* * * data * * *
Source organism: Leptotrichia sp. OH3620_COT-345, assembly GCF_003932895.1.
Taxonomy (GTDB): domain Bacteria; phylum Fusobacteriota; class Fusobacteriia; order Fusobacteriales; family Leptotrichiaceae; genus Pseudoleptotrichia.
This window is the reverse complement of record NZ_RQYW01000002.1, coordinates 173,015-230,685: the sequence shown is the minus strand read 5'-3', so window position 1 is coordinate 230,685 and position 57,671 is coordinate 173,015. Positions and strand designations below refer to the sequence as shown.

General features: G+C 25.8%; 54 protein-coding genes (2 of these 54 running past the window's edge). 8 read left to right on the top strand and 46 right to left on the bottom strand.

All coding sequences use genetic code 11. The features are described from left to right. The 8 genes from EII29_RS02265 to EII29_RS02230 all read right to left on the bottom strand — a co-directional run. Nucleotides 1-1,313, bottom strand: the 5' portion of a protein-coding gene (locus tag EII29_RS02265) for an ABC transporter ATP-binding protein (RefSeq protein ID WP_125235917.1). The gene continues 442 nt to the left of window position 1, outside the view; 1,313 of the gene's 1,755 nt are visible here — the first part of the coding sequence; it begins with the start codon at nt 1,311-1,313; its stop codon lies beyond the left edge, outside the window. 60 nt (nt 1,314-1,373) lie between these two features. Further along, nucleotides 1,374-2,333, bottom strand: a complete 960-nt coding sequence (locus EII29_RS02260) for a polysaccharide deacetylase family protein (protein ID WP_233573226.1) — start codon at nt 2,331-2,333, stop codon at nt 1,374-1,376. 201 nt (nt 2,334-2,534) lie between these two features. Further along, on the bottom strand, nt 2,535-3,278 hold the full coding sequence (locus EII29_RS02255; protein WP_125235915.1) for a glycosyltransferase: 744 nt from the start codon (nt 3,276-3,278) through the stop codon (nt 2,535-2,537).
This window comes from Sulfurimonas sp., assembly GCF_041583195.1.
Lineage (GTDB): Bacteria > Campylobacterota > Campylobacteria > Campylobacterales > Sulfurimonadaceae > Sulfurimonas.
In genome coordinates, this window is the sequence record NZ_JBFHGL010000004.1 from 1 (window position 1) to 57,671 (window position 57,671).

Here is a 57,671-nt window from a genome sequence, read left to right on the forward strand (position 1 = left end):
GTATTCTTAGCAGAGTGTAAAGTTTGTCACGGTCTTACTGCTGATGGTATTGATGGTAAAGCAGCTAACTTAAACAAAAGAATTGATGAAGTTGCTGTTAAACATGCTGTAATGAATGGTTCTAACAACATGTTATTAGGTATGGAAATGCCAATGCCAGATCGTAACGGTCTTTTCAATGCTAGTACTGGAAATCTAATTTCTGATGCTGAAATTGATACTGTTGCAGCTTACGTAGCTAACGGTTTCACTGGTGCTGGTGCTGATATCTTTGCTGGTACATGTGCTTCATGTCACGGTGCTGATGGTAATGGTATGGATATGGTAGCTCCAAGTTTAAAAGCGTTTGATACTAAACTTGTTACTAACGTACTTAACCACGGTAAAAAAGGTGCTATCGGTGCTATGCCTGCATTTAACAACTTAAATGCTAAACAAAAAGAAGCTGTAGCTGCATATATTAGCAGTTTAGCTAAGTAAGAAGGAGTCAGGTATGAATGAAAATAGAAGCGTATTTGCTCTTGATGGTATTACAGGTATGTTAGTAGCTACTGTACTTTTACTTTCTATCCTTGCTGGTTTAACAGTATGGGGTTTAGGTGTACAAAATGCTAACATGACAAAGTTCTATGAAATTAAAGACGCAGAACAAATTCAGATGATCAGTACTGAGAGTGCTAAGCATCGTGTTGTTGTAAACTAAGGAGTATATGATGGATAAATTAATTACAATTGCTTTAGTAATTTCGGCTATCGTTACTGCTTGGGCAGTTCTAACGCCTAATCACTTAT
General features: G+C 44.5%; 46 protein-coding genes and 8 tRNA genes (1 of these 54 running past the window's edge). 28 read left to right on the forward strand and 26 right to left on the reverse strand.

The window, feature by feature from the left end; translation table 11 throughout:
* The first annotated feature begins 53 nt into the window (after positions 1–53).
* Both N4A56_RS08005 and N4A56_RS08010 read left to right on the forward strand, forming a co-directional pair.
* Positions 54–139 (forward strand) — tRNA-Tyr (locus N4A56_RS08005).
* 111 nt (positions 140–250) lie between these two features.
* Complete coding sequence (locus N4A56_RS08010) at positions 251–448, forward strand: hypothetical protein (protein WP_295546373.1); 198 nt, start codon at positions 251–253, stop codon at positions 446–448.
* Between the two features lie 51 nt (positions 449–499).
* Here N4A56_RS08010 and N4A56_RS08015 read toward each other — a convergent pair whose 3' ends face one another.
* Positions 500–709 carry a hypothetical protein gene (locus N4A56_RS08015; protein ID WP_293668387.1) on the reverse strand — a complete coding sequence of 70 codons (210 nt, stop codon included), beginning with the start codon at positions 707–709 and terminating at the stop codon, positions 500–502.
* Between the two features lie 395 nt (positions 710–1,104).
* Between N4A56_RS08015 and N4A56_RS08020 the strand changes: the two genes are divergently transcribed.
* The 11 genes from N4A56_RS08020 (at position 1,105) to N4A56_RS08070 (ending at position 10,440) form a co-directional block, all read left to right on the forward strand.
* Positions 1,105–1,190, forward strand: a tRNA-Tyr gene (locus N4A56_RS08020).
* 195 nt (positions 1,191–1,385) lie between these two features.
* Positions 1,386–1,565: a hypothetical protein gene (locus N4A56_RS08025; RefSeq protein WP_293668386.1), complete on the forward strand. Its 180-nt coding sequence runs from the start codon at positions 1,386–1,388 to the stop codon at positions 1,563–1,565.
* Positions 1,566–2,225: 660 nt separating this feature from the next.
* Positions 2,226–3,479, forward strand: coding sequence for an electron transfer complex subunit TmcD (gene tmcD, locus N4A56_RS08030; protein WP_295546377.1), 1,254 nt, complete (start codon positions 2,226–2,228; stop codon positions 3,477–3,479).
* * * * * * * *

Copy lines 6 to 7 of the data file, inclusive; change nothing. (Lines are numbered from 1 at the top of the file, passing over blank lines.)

This window comes from Sulfurimonas sp., assembly GCF_041583195.1.
Lineage (GTDB): Bacteria > Campylobacterota > Campylobacteria > Campylobacterales > Sulfurimonadaceae > Sulfurimonas.